Database Administrators Stack Exchange is a question and answer site for database professionals who wish to improve their database skills and learn from others in the community. Join them; it only takes a minute:

Sign up
Here's how it works:
  1. Anybody can ask a question
  2. Anybody can answer
  3. The best answers are voted up and rise to the top

I have about 5 clients deployed running different versions of SQL Server 2008 (Some standard, some enterprise, etc.) And I am being tasked with encrypting the data so:

  1. The software we are using can still query the data with decent efficiency.
  2. DBA's can still get into the data through Management Studio.
  3. If someone were to obtain a copy of the backup files (being stored on an external HDD), they would be unable to restore the database.

It seemed as if Transparent Data Encryption would be perfect, and I have it functioning, but "This feature is only available in Enterprise and Developer Editions of SQL Server 2008".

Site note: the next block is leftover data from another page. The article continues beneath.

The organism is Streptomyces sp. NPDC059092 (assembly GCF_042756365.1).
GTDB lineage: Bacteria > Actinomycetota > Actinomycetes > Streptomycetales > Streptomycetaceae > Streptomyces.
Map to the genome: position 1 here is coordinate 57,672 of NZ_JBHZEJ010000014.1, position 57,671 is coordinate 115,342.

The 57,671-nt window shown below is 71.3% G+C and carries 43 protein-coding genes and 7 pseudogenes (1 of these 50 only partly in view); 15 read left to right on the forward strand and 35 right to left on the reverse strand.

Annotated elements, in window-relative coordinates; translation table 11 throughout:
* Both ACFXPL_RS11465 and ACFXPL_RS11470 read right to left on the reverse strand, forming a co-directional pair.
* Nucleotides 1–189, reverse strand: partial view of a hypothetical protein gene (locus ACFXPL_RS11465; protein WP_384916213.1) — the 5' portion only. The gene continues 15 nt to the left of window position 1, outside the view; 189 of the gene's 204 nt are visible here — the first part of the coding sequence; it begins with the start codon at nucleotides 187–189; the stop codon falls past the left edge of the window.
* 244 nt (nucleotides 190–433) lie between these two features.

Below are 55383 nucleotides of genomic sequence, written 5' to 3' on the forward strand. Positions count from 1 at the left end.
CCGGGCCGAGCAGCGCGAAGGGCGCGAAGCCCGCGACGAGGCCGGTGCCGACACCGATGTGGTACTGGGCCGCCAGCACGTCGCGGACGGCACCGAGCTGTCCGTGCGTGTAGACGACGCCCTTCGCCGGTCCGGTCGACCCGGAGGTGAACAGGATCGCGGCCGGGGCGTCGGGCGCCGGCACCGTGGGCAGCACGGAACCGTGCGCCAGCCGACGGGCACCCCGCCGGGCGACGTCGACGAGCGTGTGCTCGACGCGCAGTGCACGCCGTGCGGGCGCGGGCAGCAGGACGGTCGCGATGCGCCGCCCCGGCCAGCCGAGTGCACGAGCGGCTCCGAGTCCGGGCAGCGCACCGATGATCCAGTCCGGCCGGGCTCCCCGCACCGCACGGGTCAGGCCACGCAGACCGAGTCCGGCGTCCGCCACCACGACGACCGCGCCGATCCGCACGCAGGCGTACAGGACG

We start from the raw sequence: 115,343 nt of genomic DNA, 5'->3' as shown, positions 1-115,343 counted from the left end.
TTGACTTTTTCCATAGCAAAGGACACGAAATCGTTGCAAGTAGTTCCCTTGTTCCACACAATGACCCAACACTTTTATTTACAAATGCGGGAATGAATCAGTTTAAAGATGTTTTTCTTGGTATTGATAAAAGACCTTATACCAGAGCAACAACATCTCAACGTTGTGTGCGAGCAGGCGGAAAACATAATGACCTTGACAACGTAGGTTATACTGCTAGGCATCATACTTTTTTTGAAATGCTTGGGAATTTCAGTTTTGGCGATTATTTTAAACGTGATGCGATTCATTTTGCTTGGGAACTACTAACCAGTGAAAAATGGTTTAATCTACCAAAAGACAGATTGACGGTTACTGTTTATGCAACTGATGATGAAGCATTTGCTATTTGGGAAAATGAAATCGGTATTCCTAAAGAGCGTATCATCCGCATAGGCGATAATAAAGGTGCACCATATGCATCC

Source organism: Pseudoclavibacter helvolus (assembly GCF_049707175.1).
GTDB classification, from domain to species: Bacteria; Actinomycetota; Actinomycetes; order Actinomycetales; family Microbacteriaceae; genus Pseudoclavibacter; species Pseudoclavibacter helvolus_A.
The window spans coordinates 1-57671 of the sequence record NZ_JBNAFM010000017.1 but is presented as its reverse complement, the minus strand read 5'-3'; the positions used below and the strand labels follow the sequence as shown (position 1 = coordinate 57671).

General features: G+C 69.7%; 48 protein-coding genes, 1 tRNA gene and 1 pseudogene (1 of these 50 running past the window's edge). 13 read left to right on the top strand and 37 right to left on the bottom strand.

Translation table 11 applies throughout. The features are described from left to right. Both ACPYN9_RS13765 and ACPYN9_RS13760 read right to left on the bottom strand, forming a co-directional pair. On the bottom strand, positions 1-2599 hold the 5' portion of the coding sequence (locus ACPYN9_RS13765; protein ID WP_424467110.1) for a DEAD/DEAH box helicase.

I want to have the method of encryption standard over all of the deployed servers. What is a good method to do so? Should I simply encrypt the HDDs?

Also, am I missing any other way that a person could potentially get a copy of database (Assuming no passwords are breached)?

share|improve this question
up vote 2 down vote accepted

Requirement 2 requires the data be stored "normally": that is, you can't use encryption in the client for all data. Encrypting data in the client also contradicts requirement 1

Requirement 3 requires the media or the actual backups are encrypted. Encrypting the HDDs isn't reliable because once someone has the actual media then it can normally be unencrypted by a sysadmin.

So, I'd suggest using a 3rd party tool like Red Gate SQL Backup Pro or LiteSpeed by Quest to secure your backups. Points 1 and 2 are satisfied because the on-line database is unchanged

share|improve this answer
I forgot to accept this last year... better late than never! – MrZander Sep 25 '13 at 22:00

Your Answer


By posting your answer, you agree to the privacy policy and terms of service.

Not the answer you're looking for? Browse other questions tagged or ask your own question.